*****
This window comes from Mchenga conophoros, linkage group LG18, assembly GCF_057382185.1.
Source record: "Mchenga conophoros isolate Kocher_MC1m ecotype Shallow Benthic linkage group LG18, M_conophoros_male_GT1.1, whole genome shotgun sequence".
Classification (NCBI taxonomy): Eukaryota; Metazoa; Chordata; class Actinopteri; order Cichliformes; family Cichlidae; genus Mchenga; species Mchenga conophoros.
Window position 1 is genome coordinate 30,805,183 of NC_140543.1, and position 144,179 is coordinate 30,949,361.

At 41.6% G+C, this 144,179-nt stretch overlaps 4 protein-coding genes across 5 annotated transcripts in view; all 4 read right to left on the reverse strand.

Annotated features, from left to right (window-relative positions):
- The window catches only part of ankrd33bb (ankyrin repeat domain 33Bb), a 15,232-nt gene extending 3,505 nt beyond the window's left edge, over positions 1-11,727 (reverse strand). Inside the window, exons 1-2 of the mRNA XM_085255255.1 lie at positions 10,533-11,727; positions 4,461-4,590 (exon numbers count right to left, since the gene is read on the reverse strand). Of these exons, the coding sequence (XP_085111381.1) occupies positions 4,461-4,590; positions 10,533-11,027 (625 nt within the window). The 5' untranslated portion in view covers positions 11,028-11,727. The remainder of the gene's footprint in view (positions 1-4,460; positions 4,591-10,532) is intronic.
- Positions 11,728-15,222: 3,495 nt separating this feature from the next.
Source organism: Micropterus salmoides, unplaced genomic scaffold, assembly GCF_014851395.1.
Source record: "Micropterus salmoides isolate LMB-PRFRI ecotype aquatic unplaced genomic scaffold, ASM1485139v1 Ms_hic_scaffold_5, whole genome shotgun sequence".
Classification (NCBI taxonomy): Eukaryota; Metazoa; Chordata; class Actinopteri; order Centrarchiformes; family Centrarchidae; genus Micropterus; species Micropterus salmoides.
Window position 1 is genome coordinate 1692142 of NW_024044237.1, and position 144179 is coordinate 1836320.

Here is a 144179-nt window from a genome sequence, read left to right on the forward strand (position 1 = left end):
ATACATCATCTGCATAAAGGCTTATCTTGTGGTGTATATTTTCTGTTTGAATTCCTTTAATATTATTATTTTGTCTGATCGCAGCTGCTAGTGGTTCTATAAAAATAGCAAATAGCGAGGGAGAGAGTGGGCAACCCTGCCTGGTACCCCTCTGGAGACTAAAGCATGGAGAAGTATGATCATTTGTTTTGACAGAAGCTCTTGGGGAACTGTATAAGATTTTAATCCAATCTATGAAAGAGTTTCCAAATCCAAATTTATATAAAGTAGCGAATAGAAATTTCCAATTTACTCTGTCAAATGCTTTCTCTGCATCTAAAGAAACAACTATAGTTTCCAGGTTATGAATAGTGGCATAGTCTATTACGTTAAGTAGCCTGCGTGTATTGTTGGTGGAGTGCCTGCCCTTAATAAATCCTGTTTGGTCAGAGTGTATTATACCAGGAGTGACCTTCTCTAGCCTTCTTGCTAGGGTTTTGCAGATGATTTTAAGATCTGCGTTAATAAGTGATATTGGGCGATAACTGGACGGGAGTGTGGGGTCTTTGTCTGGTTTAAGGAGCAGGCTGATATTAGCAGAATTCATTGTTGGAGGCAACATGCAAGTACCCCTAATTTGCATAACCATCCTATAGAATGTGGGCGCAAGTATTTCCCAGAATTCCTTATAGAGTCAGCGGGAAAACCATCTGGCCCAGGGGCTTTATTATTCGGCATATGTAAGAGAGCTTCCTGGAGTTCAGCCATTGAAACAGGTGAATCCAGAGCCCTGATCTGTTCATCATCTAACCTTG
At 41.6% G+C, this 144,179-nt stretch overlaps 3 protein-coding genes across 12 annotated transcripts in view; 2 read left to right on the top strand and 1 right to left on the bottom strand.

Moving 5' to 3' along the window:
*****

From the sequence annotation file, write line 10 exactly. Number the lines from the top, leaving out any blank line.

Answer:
Source record: "Micropterus salmoides isolate LMB-PRFRI ecotype aquatic unplaced genomic scaffold, ASM1485139v1 Ms_hic_scaffold_5, whole genome shotgun sequence".